Source’s award-winning Gobi Lady (Courtesy Source)

3) It was a pair of Israeli hikers, Daniella and Yoram Gill, who designed Source sandals, seeking a pair of sturdy rubber soles with tough webbing that could withstand tough treks and water hikes. They turned Source into successful national brand, selling to the army as well as hundreds of thousands of young trekkers heading on their post-army tiyul, out of their Tirat Hacarmel factory. The Source Gobi Lady sandal recently won the Best in Test Award from UK outdoor magazine Country Walking, and in fact, it’s a better looking sandal than most of the stalwart Source styles. That said, Source is also the Israeli importer of the American Keens, that rubber-toed, webbed sandal that is a great option for kids, considering its sneaker-like sturdiness (and a price that is comparable to the popular, German-imported Elefantens). Hiking store Hametayel sells Source, Keens and Chacos (the more stylish, US version of Source, with an everything-goes-with black option as well as narrow strips of webbing that wind around the big toe), while backpack maker Steve’s Packs also sells Source as well as Keens, at a slightly lower price.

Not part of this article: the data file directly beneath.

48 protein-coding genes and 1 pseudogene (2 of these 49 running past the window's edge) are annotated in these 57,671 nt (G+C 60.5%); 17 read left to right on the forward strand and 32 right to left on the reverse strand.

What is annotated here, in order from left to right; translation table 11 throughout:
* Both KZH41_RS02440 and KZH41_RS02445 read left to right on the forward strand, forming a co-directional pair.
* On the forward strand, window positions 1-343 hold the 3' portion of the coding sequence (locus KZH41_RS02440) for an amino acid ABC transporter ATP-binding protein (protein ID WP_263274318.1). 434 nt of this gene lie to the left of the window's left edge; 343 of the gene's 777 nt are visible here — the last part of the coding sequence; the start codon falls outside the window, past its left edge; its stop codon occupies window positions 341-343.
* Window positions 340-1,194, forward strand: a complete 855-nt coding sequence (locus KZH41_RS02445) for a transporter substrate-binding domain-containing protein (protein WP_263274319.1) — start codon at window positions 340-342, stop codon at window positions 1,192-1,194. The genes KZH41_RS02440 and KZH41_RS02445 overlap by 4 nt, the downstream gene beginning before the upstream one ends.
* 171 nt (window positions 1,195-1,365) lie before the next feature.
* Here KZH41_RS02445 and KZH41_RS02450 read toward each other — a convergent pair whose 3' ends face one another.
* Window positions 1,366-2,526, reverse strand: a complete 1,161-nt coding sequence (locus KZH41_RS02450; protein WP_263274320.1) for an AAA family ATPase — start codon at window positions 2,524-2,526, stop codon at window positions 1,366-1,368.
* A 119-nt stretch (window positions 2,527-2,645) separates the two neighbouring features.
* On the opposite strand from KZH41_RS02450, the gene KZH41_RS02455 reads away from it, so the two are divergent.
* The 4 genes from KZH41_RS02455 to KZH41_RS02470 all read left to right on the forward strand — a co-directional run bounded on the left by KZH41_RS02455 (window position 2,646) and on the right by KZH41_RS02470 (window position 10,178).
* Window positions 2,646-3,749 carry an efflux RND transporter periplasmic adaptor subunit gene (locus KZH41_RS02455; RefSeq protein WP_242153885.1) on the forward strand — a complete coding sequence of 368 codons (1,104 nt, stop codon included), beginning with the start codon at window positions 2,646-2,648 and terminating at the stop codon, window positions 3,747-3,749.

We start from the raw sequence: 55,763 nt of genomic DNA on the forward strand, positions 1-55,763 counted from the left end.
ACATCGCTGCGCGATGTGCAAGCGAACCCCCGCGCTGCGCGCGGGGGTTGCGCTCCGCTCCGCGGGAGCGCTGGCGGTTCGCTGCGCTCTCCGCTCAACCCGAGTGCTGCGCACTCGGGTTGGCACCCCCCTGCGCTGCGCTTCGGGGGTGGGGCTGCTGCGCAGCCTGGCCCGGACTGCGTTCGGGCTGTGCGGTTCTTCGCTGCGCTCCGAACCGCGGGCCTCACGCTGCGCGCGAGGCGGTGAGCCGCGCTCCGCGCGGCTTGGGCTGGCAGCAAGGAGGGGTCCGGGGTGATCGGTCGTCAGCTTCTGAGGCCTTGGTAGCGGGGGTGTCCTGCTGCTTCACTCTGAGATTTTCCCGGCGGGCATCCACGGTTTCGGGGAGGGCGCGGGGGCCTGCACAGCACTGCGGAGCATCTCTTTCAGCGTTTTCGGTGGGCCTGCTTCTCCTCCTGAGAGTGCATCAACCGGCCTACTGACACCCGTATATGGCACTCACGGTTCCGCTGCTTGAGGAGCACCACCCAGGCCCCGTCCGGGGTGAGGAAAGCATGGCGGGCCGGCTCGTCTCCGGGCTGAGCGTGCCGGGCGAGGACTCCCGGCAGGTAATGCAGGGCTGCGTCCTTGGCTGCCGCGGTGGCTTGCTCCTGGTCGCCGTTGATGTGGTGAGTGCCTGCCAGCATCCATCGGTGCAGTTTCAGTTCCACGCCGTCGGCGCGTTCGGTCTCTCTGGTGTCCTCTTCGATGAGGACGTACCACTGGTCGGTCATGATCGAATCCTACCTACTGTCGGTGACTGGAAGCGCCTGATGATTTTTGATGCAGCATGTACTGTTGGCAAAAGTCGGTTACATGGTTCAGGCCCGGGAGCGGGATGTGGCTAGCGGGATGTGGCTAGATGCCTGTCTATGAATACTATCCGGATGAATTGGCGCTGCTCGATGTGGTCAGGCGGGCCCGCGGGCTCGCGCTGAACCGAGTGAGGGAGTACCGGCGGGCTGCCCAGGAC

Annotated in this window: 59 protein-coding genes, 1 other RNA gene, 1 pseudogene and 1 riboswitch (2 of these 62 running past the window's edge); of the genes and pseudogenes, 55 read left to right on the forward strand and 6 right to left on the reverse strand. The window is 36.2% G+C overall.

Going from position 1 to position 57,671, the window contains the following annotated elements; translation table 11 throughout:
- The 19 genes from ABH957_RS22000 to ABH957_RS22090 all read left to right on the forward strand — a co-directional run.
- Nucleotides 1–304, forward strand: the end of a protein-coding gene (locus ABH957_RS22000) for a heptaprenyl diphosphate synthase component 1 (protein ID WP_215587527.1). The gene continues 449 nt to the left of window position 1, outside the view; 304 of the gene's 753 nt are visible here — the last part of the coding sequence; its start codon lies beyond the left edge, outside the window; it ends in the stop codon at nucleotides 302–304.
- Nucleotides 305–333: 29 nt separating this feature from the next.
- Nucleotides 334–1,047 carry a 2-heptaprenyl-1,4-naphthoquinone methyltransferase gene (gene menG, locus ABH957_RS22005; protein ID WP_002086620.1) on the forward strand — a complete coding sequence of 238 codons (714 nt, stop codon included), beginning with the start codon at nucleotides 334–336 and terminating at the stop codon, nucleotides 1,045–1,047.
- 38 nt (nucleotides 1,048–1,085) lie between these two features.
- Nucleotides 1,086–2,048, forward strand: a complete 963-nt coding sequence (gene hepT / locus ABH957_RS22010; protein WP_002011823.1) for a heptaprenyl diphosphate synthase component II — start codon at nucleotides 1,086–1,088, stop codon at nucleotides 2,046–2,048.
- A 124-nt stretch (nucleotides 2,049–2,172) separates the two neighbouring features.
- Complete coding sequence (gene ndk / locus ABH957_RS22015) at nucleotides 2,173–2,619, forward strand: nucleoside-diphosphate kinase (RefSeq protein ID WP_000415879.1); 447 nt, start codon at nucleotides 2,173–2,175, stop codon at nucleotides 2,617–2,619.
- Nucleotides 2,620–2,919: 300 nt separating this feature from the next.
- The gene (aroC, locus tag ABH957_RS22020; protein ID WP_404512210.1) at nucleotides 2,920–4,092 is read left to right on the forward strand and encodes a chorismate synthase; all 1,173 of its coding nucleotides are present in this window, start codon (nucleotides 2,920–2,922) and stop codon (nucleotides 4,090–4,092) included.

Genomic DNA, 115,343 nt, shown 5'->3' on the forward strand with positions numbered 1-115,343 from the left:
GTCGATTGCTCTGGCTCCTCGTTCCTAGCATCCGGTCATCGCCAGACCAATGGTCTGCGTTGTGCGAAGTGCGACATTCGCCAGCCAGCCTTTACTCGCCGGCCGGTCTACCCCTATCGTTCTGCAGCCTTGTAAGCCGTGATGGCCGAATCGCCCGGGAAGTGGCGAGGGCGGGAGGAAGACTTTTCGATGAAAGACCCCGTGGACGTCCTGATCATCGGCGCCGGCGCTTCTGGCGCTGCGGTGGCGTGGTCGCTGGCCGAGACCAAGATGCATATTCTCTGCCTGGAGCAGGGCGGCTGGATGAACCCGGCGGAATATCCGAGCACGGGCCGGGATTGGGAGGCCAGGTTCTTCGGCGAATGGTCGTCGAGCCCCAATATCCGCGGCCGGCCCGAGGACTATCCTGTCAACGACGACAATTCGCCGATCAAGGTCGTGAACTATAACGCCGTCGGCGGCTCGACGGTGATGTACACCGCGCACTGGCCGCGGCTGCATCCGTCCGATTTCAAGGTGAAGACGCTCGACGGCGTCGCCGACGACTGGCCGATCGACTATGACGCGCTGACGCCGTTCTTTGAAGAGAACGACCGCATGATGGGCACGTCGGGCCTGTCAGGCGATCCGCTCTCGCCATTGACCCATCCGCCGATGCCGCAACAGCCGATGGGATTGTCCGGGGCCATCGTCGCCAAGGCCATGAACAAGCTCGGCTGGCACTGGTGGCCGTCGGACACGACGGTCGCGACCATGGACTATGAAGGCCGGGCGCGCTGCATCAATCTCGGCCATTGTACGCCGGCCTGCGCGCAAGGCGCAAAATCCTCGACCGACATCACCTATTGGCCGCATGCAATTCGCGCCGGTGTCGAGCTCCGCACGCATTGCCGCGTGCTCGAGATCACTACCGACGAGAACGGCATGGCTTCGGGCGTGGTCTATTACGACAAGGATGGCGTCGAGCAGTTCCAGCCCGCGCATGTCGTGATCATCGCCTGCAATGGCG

Teva-Naot's new Bermuda sandal (Courtesy Teva-Naot)
Teva-Naot’s new Bermuda sandal (Courtesy Teva-Naot)

4) You can’t talk Sabra sandals without a mention of Teva-Naot, the kibbutz-made cork-soled slides that have been around since the 1940s, with a serious makeover in the late 1980s, as the kibbutz was facing foreclosure. Now with 66% ownership by the Shamrock Fund, the US investment arm of the Disney Group, Teva-Naot is flourishing, selling well in Israel and US. The sandals are modeled on yet another German sandalmaker, Birkenstocks, and are mostly cork- or rubber-soled, with a wide array of uppers, from their wide single and double straps to the popular suede slide that are often seen on the Israelis sidewalk. This summer, there are some appealing new options, including the chunky-heeled Dialogue style for those seeking some height, a few sporty looks that are Keen-like in design, as well as the more familiar two-strapped flat version, but in summery metallic shades.

Oded Arama's unisex slides (Courtesy Oded Arama)
Oded Arama’s unisex slides (Courtesy Oded Arama)

5) Oded Arama launched his unisex shoe company, Arama, after graduating from Shenkar College of Engineering and Design, with a particular focus on oxfords, those properly laced-up shoes that are a far cry from the footlike freedom of a sandal. He lucked out with one specific collection of candy-colored suedes that were the shoe of choice in designer Dorin Frankfurt’s spring collection show at Tel Aviv’s Fashion Week back in November. But he does offer several classic summer slides for men and women, including a very fetching three-strapped version and one with an ankle strap, if you like your foot to be more securely held. What’s more, no need to head to a store; Arama shoes are available online.